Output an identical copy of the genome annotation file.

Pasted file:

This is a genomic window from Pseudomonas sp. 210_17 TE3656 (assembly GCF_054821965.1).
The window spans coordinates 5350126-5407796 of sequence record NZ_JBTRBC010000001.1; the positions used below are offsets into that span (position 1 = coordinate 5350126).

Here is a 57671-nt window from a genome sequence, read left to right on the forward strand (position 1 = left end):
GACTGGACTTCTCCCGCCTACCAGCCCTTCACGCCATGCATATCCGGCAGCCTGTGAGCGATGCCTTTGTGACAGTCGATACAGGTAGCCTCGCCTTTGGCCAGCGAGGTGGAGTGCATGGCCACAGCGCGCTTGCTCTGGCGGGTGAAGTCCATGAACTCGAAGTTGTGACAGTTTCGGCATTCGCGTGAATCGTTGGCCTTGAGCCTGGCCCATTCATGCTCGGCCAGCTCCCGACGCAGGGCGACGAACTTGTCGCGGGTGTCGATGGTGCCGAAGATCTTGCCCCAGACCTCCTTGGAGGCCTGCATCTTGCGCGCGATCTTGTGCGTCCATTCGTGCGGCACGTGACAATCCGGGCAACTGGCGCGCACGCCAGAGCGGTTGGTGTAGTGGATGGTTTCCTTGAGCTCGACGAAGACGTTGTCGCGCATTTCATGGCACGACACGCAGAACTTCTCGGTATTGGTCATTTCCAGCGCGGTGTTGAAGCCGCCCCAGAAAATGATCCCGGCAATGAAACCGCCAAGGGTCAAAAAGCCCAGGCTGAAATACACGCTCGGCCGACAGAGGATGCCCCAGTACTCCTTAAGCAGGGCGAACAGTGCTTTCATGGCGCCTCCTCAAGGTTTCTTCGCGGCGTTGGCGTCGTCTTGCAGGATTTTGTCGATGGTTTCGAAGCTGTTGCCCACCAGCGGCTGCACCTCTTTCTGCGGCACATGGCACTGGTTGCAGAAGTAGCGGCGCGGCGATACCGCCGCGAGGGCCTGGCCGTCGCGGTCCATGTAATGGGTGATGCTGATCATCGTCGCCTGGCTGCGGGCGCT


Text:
This is a genomic window from Pseudomonas sp. 210_17 TE3656 (assembly GCF_054821965.1).
The window spans coordinates 5350126-5407796 of sequence record NZ_JBTRBC010000001.1; the positions used below are offsets into that span (position 1 = coordinate 5350126).

Here is a 57671-nt window from a genome sequence, read left to right on the forward strand (position 1 = left end):
GACTGGACTTCTCCCGCCTACCAGCCCTTCACGCCATGCATATCCGGCAGCCTGTGAGCGATGCCTTTGTGACAGTCGATACAGGTAGCCTCGCCTTTGGCCAGCGAGGTGGAGTGCATGGCCACAGCGCGCTTGCTCTGGCGGGTGAAGTCCATGAACTCGAAGTTGTGACAGTTTCGGCATTCGCGTGAATCGTTGGCCTTGAGCCTGGCCCATTCATGCTCGGCCAGCTCCCGACGCAGGGCGACGAACTTGTCGCGGGTGTCGATGGTGCCGAAGATCTTGCCCCAGACCTCCTTGGAGGCCTGCATCTTGCGCGCGATCTTGTGCGTCCATTCGTGCGGCACGTGACAATCCGGGCAACTGGCGCGCACGCCAGAGCGGTTGGTGTAGTGGATGGTTTCCTTGAGCTCGACGAAGACGTTGTCGCGCATTTCATGGCACGACACGCAGAACTTCTCGGTATTGGTCATTTCCAGCGCGGTGTTGAAGCCGCCCCAGAAAATGATCCCGGCAATGAAACCGCCAAGGGTCAAAAAGCCCAGGCTGAAATACACGCTCGGCCGACAGAGGATGCCCCAGTACTCCTTAAGCAGGGCGAACAGTGCTTTCATGGCGCCTCCTCAAGGTTTCTTCGCGGCGTTGGCGTCGTCTTGCAGGATTTTGTCGATGGTTTCGAAGCTGTTGCCCACCAGCGGCTGCACCTCTTTCTGCGGCACATGGCACTGGTTGCAGAAGTAGCGGCGCGGCGATACCGCCGCGAGGGCCTGGCCGTCGCGGTCCATGTAATGGGTGATGCTGATCATCGTCGCCTGGCTGCGGGCGCT